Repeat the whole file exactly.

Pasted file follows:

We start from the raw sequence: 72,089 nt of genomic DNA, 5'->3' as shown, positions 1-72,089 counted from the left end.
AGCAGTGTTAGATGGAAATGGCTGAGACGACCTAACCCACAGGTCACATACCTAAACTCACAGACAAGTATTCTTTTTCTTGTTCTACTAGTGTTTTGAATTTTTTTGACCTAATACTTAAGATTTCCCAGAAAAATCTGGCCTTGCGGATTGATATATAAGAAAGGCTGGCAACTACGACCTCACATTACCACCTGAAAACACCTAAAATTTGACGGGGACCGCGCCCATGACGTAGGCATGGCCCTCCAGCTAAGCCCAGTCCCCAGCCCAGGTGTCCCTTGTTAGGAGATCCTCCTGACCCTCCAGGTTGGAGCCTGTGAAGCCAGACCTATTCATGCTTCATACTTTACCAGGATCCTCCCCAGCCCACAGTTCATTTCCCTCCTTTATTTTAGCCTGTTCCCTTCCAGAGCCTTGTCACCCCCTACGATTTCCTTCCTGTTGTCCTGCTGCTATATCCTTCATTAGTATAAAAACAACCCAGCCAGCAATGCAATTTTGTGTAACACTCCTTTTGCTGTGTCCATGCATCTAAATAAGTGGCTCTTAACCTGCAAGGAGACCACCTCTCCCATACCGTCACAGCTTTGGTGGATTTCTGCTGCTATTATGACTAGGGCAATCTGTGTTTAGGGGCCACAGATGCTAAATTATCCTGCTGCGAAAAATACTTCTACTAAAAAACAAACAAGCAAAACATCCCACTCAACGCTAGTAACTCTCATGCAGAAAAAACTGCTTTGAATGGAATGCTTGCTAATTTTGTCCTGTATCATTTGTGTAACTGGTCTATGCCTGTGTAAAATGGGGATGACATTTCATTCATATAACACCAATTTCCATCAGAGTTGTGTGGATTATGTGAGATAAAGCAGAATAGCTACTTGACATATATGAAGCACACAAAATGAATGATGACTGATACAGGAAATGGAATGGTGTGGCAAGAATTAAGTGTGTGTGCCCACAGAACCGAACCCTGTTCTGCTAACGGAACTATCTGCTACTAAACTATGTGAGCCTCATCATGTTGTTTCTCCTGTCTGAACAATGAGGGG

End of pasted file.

We start from the raw sequence: 72,089 nt of genomic DNA, 5'->3' as shown, positions 1-72,089 counted from the left end.
AGCAGTGTTAGATGGAAATGGCTGAGACGACCTAACCCACAGGTCACATACCTAAACTCACAGACAAGTATTCTTTTTCTTGTTCTACTAGTGTTTTGAATTTTTTTGACCTAATACTTAAGATTTCCCAGAAAAATCTGGCCTTGCGGATTGATATATAAGAAAGGCTGGCAACTACGACCTCACATTACCACCTGAAAACACCTAAAATTTGACGGGGACCGCGCCCATGACGTAGGCATGGCCCTCCAGCTAAGCCCAGTCCCCAGCCCAGGTGTCCCTTGTTAGGAGATCCTCCTGACCCTCCAGGTTGGAGCCTGTGAAGCCAGACCTATTCATGCTTCATACTTTACCAGGATCCTCCCCAGCCCACAGTTCATTTCCCTCCTTTATTTTAGCCTGTTCCCTTCCAGAGCCTTGTCACCCCCTACGATTTCCTTCCTGTTGTCCTGCTGCTATATCCTTCATTAGTATAAAAACAACCCAGCCAGCAATGCAATTTTGTGTAACACTCCTTTTGCTGTGTCCATGCATCTAAATAAGTGGCTCTTAACCTGCAAGGAGACCACCTCTCCCATACCGTCACAGCTTTGGTGGATTTCTGCTGCTATTATGACTAGGGCAATCTGTGTTTAGGGGCCACAGATGCTAAATTATCCTGCTGCGAAAAATACTTCTACTAAAAAACAAACAAGCAAAACATCCCACTCAACGCTAGTAACTCTCATGCAGAAAAAACTGCTTTGAATGGAATGCTTGCTAATTTTGTCCTGTATCATTTGTGTAACTGGTCTATGCCTGTGTAAAATGGGGATGACATTTCATTCATATAACACCAATTTCCATCAGAGTTGTGTGGATTATGTGAGATAAAGCAGAATAGCTACTTGACATATATGAAGCACACAAAATGAATGATGACTGATACAGGAAATGGAATGGTGTGGCAAGAATTAAGTGTGTGTGCCCACAGAACCGAACCCTGTTCTGCTAACGGAACTATCTGCTACTAAACTATGTGAGCCTCATCATGTTGTTTCTCCTGTCTGAACAATGAGGGG